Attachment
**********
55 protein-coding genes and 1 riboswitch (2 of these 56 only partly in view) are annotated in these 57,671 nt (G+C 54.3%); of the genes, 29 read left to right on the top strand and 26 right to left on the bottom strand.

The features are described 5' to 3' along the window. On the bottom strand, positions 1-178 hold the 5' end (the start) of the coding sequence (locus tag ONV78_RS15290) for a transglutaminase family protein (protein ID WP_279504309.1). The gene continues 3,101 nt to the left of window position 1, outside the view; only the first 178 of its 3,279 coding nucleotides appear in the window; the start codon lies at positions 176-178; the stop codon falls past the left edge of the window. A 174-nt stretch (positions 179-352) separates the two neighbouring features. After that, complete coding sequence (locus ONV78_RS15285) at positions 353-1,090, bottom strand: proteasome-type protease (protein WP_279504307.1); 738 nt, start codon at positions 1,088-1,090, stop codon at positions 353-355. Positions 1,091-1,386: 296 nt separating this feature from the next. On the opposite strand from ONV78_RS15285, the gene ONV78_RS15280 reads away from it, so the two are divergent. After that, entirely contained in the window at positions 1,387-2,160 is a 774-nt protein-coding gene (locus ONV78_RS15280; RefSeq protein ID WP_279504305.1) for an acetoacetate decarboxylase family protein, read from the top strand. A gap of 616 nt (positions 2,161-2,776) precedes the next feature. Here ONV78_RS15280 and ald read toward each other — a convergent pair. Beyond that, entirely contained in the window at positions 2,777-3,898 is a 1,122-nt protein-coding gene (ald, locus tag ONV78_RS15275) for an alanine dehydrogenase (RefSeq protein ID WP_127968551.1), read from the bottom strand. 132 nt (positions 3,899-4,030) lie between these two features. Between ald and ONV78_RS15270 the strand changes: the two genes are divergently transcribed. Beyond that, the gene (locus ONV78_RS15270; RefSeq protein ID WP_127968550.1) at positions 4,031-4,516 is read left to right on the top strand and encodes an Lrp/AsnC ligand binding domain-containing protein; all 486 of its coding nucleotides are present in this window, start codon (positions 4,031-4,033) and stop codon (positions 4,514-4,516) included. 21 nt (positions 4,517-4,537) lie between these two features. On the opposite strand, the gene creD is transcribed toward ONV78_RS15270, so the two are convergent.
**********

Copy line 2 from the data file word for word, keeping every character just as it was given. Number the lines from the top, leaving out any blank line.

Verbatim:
The features are described 5' to 3' along the window. On the bottom strand, positions 1-178 hold the 5' end (the start) of the coding sequence (locus tag ONV78_RS15290) for a transglutaminase family protein (protein ID WP_279504309.1). The gene continues 3,101 nt to the left of window position 1, outside the view; only the first 178 of its 3,279 coding nucleotides appear in the window; the start codon lies at positions 176-178; the stop codon falls past the left edge of the window. A 174-nt stretch (positions 179-352) separates the two neighbouring features. After that, complete coding sequence (locus ONV78_RS15285) at positions 353-1,090, bottom strand: proteasome-type protease (protein WP_279504307.1); 738 nt, start codon at positions 1,088-1,090, stop codon at positions 353-355. Positions 1,091-1,386: 296 nt separating this feature from the next. On the opposite strand from ONV78_RS15285, the gene ONV78_RS15280 reads away from it, so the two are divergent. After that, entirely contained in the window at positions 1,387-2,160 is a 774-nt protein-coding gene (locus ONV78_RS15280; RefSeq protein ID WP_279504305.1) for an acetoacetate decarboxylase family protein, read from the top strand. A gap of 616 nt (positions 2,161-2,776) precedes the next feature. Here ONV78_RS15280 and ald read toward each other — a convergent pair. Beyond that, entirely contained in the window at positions 2,777-3,898 is a 1,122-nt protein-coding gene (ald, locus tag ONV78_RS15275) for an alanine dehydrogenase (RefSeq protein ID WP_127968551.1), read from the bottom strand. 132 nt (positions 3,899-4,030) lie between these two features. Between ald and ONV78_RS15270 the strand changes: the two genes are divergently transcribed. Beyond that, the gene (locus ONV78_RS15270; RefSeq protein ID WP_127968550.1) at positions 4,031-4,516 is read left to right on the top strand and encodes an Lrp/AsnC ligand binding domain-containing protein; all 486 of its coding nucleotides are present in this window, start codon (positions 4,031-4,033) and stop codon (positions 4,514-4,516) included. 21 nt (positions 4,517-4,537) lie between these two features. On the opposite strand, the gene creD is transcribed toward ONV78_RS15270, so the two are convergent.